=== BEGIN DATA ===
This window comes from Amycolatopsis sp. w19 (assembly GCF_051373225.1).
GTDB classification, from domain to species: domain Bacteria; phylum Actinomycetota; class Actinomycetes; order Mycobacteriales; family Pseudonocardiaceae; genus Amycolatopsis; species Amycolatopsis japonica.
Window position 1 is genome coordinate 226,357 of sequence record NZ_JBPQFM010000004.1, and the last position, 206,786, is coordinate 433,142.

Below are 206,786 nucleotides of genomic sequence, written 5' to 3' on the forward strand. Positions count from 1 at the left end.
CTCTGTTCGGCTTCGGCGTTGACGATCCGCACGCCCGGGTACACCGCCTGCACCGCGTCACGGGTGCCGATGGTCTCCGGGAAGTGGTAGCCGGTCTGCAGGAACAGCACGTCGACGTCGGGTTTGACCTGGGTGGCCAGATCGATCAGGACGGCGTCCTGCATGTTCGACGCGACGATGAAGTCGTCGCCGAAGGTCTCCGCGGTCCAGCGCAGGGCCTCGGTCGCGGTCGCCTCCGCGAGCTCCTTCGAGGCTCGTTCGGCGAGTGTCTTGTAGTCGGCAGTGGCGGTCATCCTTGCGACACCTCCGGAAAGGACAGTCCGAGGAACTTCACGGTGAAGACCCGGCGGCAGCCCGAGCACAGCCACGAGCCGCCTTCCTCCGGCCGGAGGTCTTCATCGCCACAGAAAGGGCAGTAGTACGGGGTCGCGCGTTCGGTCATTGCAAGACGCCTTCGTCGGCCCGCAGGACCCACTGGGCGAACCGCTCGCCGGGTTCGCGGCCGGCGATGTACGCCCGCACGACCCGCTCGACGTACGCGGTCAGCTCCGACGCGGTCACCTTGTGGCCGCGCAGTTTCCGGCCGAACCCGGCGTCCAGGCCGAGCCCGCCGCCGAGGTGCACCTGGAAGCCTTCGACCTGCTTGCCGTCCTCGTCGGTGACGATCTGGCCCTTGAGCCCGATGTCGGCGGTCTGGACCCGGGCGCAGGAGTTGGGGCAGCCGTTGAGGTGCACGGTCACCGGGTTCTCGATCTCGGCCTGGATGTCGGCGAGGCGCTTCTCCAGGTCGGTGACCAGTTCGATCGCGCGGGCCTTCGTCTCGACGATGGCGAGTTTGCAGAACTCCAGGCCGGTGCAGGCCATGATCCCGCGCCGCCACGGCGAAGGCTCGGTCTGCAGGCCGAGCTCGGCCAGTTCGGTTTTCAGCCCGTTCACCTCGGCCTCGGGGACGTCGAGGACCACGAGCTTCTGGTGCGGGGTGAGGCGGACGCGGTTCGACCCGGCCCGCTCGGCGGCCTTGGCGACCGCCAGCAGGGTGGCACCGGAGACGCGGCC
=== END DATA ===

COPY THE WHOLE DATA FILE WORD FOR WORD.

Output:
This window comes from Amycolatopsis sp. w19 (assembly GCF_051373225.1).
GTDB classification, from domain to species: domain Bacteria; phylum Actinomycetota; class Actinomycetes; order Mycobacteriales; family Pseudonocardiaceae; genus Amycolatopsis; species Amycolatopsis japonica.
Window position 1 is genome coordinate 226,357 of sequence record NZ_JBPQFM010000004.1, and the last position, 206,786, is coordinate 433,142.

Below are 206,786 nucleotides of genomic sequence, written 5' to 3' on the forward strand. Positions count from 1 at the left end.
CTCTGTTCGGCTTCGGCGTTGACGATCCGCACGCCCGGGTACACCGCCTGCACCGCGTCACGGGTGCCGATGGTCTCCGGGAAGTGGTAGCCGGTCTGCAGGAACAGCACGTCGACGTCGGGTTTGACCTGGGTGGCCAGATCGATCAGGACGGCGTCCTGCATGTTCGACGCGACGATGAAGTCGTCGCCGAAGGTCTCCGCGGTCCAGCGCAGGGCCTCGGTCGCGGTCGCCTCCGCGAGCTCCTTCGAGGCTCGTTCGGCGAGTGTCTTGTAGTCGGCAGTGGCGGTCATCCTTGCGACACCTCCGGAAAGGACAGTCCGAGGAACTTCACGGTGAAGACCCGGCGGCAGCCCGAGCACAGCCACGAGCCGCCTTCCTCCGGCCGGAGGTCTTCATCGCCACAGAAAGGGCAGTAGTACGGGGTCGCGCGTTCGGTCATTGCAAGACGCCTTCGTCGGCCCGCAGGACCCACTGGGCGAACCGCTCGCCGGGTTCGCGGCCGGCGATGTACGCCCGCACGACCCGCTCGACGTACGCGGTCAGCTCCGACGCGGTCACCTTGTGGCCGCGCAGTTTCCGGCCGAACCCGGCGTCCAGGCCGAGCCCGCCGCCGAGGTGCACCTGGAAGCCTTCGACCTGCTTGCCGTCCTCGTCGGTGACGATCTGGCCCTTGAGCCCGATGTCGGCGGTCTGGACCCGGGCGCAGGAGTTGGGGCAGCCGTTGAGGTGCACGGTCACCGGGTTCTCGATCTCGGCCTGGATGTCGGCGAGGCGCTTCTCCAGGTCGGTGACCAGTTCGATCGCGCGGGCCTTCGTCTCGACGATGGCGAGTTTGCAGAACTCCAGGCCGGTGCAGGCCATGATCCCGCGCCGCCACGGCGAAGGCTCGGTCTGCAGGCCGAGCTCGGCCAGTTCGGTTTTCAGCCCGTTCACCTCGGCCTCGGGGACGTCGAGGACCACGAGCTTCTGGTGCGGGGTGAGGCGGACGCGGTTCGACCCGGCCCGCTCGGCGGCCTTGGCGACCGCCAGCAGGGTGGCACCGGAGACGCGGCC